Thursday, 7 August 2008

5 sermons that changed my life NUMBER ONE

Phil Whittall, @ Church of Christ the King, Brighton, 2006. "Living simply"

Now this current winner of my list may seem a little bit odd. Most people of a certain persuasion would expect a gospel presentation which I responded to and that changed my life. And that did happen, several times in fact, as I grew up in a Christian family and in a Church environment, there have been some great times of coming closer to God and responding to him, but I cannot condense them into one "time", one "moment" or one "sermon".

This talk, on the other hand, is a single moment in time, from which nothing has been the same.

Context: Two mates going to the world cup. Phil and I go on a road trip to Germany to watch some football. This was not where I was expecting to encounter God. This was not some conference of biblical heavyweights with me preparing in gleeful anticipation for months in advance, this was an afterthought.

On the way back Phil had been invited to go and do a presentation at CCK about "living simply". Now I have known Phil for close to 20 years, and I have always thought he is a bit "simple", so it came as no surprise he was speaking on the subject (this is jest). He has always been a bit of a "leftie", never really had great control over his hair or his facial hair, and he spent time in Africa, worked for Tearfund, rides a motorbike, and moved onto a council estate in Shrewsbury to plant a Church in the least churched area of the town (all of this is true).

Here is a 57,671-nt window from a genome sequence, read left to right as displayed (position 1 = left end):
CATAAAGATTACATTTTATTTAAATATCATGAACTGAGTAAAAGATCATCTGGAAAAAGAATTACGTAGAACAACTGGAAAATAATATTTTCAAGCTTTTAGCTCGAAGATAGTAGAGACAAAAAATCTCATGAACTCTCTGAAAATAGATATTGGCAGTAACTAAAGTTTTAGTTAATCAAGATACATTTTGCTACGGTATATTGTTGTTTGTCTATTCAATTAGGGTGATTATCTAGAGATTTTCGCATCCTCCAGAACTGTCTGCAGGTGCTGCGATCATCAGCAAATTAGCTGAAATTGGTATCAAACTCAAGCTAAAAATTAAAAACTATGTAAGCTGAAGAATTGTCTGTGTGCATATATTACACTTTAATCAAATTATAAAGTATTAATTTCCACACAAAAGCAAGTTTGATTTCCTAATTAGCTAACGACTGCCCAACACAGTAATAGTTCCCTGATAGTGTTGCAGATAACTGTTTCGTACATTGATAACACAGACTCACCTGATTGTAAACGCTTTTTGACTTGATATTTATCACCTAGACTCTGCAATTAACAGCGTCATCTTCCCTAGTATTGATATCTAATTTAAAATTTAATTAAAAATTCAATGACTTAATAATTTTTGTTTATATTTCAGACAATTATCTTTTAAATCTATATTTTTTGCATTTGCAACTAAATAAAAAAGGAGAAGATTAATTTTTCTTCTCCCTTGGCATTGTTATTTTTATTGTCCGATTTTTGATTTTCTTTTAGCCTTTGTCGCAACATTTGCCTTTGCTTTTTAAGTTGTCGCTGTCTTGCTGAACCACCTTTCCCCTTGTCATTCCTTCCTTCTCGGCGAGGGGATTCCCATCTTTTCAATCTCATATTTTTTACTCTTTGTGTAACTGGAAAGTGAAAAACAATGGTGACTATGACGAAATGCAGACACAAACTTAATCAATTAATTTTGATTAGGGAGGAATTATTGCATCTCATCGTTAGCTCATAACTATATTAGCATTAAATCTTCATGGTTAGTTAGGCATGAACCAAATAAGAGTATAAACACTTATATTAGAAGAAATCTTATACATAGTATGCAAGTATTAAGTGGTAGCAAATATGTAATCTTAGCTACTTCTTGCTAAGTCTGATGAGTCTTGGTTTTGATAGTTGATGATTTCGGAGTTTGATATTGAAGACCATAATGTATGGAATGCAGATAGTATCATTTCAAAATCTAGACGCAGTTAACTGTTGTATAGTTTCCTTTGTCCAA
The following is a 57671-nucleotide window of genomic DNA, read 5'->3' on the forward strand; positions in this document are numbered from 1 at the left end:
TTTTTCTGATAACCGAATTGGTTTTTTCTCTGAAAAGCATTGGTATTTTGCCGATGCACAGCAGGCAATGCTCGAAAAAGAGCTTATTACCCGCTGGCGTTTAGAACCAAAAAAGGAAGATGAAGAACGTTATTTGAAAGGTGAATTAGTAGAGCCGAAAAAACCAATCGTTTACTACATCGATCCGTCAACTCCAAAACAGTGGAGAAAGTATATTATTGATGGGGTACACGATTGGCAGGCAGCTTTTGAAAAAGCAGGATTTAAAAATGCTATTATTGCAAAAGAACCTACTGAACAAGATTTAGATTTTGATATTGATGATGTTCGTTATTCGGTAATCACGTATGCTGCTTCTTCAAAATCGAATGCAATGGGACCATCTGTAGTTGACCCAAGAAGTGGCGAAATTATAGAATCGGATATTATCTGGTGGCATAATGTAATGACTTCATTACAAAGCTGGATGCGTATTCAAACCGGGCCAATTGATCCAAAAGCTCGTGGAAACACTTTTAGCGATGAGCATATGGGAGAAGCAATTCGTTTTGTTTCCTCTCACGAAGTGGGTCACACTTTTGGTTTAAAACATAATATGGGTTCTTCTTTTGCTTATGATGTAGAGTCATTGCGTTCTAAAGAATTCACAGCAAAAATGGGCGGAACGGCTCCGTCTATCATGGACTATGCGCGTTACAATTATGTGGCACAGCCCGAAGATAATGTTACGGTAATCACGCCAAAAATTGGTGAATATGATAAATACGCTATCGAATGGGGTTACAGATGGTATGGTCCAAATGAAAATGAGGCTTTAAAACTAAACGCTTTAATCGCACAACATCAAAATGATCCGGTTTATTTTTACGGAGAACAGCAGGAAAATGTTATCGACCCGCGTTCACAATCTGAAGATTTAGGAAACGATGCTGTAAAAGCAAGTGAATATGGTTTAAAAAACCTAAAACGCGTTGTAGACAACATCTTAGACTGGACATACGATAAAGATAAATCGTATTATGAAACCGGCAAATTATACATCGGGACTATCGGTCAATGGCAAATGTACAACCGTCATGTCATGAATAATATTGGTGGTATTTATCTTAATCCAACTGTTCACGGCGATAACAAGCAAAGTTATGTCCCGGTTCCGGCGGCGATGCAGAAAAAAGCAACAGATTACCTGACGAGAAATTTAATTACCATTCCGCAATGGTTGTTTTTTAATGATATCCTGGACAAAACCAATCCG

I was aware of a few of his projects, like his blog, and Breathe, but they all sat squarely in the "my hairy leftie friend" category so I had never shown them due diligence, beyond a polite smile and passing interest. "Good on you mate" sort of stuff, but no personal reflection.

I was not that way off the mark in my own thinking on this. I too have lived in Africa, visited works amongst the poor in India, have a family steeped in the fair trade movement through my Mum's work locally and so I was not coming into it blind. This is no "capitalist semi fascist loses arm wrestle to eco-warrior and goes to live in a Teepee" scenario.

But this is a UK evangelical charismatic christian coming to a real sharp awakening that these things really do matter. "Really do matter" as in not just signing the petition at Greenbelt and hoping for the best but seeking to reflect them in everything. This is no neatly wrapped social gospel. This is not taking on the "green" issue as a potential convert grabber. This is a child of God actually seeing deep down that not only is this our problem, as children of God it is also our responsibility, and I was not in step with scripture.

So up steps my friend, and starts to ask questions. You, me, Christians...

- what about the consumer dream?
- what about the environment?
- what about consumption?
- what about the way we label success?
- what about generosity?
- what about the desire for ownership?
- what about sharing?
- what about the goal of our lives being the accumulation of wealth?
- what about how we approach debt?
- what about trade justice?